Judging from their recent upfront presentations to advertisers, the FOX family of networks is certainly proud of their sports lineup — including the recent acquisition of Big Ten athletics.
On May 15th, FOX gathered in New York to pitch current and future advertisers on their upcoming TV and digital lineup. However, unlike most network pitches that focus on comedies and dramas, Fox made sports the crown jewel of their demonstration.
Of the notable names making appearances, Big Ten favorite Jim Harbaugh was one of the main focuses, proving the network is very serious about their recent deal with the conference.
Fox Sports now owns the majority of the main Big Ten television programming, with ESPN and CBS picking up the scraps. The Big Ten Network will still air their usual hefty slate of conference games.
(It should come as no surprise that Fox Sports and the Big Ten hooked up for this landmark deal. After all, Fox owns the majority stake in the Big Ten Network, with a 51 percent share.)
Some people are somewhat freaked out that the lesser-known Fox Sports 1 will be the new home for big-time conference games, but with the direction ESPN seems to be headed, I believe we’re on the right side of the sports network battle.
ESPN has had so much on their plate in recent years, promotion of the Big Ten has been basically non-existent — and that was with a full staff of college hoops writers and analysts. Now, with the network’s college basketball coverage hemorrhaging talent, you better believe things wouldn’t have gotten any better had they scored the main programming deal.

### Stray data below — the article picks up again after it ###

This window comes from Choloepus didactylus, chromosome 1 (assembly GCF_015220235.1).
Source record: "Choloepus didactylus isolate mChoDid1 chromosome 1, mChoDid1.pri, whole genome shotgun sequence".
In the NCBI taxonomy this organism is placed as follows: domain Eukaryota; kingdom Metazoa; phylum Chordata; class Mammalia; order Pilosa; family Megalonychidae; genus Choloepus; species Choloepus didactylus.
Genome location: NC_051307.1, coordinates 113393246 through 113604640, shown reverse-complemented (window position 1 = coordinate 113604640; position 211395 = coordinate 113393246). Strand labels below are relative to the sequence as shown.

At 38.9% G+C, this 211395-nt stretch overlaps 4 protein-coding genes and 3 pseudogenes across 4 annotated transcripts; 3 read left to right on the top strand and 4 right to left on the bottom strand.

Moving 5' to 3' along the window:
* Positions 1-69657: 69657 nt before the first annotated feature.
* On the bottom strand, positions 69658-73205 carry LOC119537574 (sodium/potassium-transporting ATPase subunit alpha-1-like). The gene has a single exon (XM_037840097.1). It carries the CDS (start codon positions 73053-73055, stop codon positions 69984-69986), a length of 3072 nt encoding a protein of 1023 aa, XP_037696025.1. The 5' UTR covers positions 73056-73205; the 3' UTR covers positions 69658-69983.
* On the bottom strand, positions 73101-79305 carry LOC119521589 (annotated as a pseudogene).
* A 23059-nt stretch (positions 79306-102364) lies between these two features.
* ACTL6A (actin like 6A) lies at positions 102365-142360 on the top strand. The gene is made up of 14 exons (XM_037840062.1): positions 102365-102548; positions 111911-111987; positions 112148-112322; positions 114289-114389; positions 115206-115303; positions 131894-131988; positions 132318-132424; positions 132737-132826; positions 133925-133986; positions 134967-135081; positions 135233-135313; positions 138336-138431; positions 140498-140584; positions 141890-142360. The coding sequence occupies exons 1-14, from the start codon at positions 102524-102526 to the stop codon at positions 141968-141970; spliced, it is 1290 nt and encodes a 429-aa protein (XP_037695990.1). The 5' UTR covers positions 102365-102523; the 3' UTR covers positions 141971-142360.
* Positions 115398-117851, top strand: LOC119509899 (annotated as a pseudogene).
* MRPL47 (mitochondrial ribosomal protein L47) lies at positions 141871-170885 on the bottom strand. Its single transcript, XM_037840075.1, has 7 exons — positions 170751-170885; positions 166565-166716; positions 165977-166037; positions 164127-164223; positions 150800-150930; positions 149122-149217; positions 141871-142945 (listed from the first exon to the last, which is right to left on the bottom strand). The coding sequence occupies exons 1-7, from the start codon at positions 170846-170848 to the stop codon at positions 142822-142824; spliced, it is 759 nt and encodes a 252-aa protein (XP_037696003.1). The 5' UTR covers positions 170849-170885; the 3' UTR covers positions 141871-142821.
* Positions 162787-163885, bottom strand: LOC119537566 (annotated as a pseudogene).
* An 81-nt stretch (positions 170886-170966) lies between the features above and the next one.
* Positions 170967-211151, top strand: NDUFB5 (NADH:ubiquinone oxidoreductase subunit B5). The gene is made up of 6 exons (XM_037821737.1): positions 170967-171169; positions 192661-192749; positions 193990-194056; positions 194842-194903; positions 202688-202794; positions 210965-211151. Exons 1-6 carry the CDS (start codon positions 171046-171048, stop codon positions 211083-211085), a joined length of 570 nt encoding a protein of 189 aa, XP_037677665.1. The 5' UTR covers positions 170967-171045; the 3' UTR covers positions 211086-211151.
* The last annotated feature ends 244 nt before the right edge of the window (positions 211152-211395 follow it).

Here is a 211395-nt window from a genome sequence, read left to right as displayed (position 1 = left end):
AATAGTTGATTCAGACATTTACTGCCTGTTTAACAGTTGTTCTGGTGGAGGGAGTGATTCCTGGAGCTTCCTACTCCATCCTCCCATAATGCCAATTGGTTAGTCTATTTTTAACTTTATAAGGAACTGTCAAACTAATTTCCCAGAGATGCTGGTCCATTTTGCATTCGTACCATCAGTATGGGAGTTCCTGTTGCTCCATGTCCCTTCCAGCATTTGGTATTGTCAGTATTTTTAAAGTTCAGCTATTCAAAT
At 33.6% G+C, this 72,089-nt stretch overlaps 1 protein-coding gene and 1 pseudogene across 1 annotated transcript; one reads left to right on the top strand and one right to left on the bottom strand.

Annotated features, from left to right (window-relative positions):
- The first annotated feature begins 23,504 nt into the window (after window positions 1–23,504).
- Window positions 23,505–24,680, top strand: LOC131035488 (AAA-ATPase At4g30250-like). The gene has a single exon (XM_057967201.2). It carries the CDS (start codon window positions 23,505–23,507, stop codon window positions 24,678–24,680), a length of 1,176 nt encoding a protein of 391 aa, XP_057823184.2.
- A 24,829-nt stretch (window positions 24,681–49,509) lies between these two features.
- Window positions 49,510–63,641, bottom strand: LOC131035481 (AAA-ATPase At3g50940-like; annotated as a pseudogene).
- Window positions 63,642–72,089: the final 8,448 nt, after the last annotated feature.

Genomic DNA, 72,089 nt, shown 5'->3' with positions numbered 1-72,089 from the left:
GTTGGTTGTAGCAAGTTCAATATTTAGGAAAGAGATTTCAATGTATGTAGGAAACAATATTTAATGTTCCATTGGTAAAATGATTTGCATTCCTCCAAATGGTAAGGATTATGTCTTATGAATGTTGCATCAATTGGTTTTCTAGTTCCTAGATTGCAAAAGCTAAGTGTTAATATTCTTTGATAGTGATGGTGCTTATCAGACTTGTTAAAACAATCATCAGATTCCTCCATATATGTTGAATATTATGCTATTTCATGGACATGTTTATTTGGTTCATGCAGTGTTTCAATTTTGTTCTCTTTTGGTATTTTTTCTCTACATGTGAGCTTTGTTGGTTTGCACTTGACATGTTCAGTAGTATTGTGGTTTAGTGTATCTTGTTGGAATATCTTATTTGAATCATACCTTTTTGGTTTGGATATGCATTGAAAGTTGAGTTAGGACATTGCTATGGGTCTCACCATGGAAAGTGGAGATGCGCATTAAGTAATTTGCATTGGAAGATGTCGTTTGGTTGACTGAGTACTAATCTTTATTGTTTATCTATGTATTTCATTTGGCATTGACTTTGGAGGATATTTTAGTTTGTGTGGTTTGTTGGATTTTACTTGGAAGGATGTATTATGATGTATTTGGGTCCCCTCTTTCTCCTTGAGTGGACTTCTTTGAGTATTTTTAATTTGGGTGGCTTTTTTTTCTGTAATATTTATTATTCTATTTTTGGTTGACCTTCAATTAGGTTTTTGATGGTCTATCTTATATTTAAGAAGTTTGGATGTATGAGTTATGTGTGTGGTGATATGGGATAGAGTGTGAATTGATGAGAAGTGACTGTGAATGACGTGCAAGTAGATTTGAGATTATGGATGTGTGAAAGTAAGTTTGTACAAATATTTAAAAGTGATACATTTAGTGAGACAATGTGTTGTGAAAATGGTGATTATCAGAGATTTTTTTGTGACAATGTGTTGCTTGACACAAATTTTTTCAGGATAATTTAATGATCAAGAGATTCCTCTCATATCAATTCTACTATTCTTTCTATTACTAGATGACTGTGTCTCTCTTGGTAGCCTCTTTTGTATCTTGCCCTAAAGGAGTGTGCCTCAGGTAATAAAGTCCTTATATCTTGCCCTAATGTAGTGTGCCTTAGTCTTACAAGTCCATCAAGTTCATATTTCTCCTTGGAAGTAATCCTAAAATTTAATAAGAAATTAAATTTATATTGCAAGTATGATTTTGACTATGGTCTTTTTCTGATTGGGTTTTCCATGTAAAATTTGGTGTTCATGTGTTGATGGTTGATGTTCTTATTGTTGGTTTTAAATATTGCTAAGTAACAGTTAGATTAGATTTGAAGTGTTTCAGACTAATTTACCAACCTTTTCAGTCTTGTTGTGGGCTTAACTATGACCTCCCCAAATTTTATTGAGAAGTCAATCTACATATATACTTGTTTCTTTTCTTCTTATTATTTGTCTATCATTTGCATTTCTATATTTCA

(Some notable names who got the ax by ESPN: megastar Andy Katz, analyst Len Elmore, reporter C.L Brown, and writers Eamonn Brennan and Dana O’Neil. Plus, basically any writer or contributor with Big Ten attached to their name. Full list here)
In fact, with the current financial situation at “The Mothership”, they probably were happy to see Fox ink the six-year, $1.44 billion deal. We all know that ESPN could have had the rights if they actually wanted them, they obviously passed by choice.
Have fun with the B-grade games, ESPN...
We’ll be over at FS1 for the rivalry games...with someone who actually wants us and will give our conference the time of day.
Obviously, the Michigan/Ohio State football game will be easy to market, but why am I so sure Fox and FS1 will be eager to promote Big Ten hoops?
Fox Sports doesn’t have a large basketball footprint. They didn’t blow their money on a ridiculous NBA contract and the new Big East is a regional conference without a ton of drawing power. Promoting Big Ten basketball will get their foot in the door with hoops fans, hopefully keeping them around for other events and studio shows.
Michigan. Ohio State. Michigan State. Those are bankable brands and names that stick out in the sporting lexicon. Jamie Horowitz is the current president of Fox Sports and has the chops to market the conference properly. After all, this is the same guy who was the mastermind behind First Take and SportsNation at ESPN.
The new home for the biggest Big Ten events is at Fox Sports, and that’s a good thing. Worry not, folks, our conference in good hands with Horowitz.
How Do The Networks Decide Who Gets What Games?
On Colin Cowherd’s latest podcast, The Herd: Saturday Special Podcast, Fox Sports Executive VP Michael Mulvihill made an appearance and disclosed the process of divvying up games between networks.
Mulvihill called the selection process “the ultimate fantasy football draft”.
Each network gets to choose which days they receive first choice of games rather than picking the actual games ahead of time. Since the networks own rights to numerous conferences, whoever has the majority share of a given conference gets more first-choice dates for that conference, with the next in line receiving second choice and so on.
Sounds like the greatest thing ever.
The podcast is here. Big Ten conversation starts around the 16 minute mark.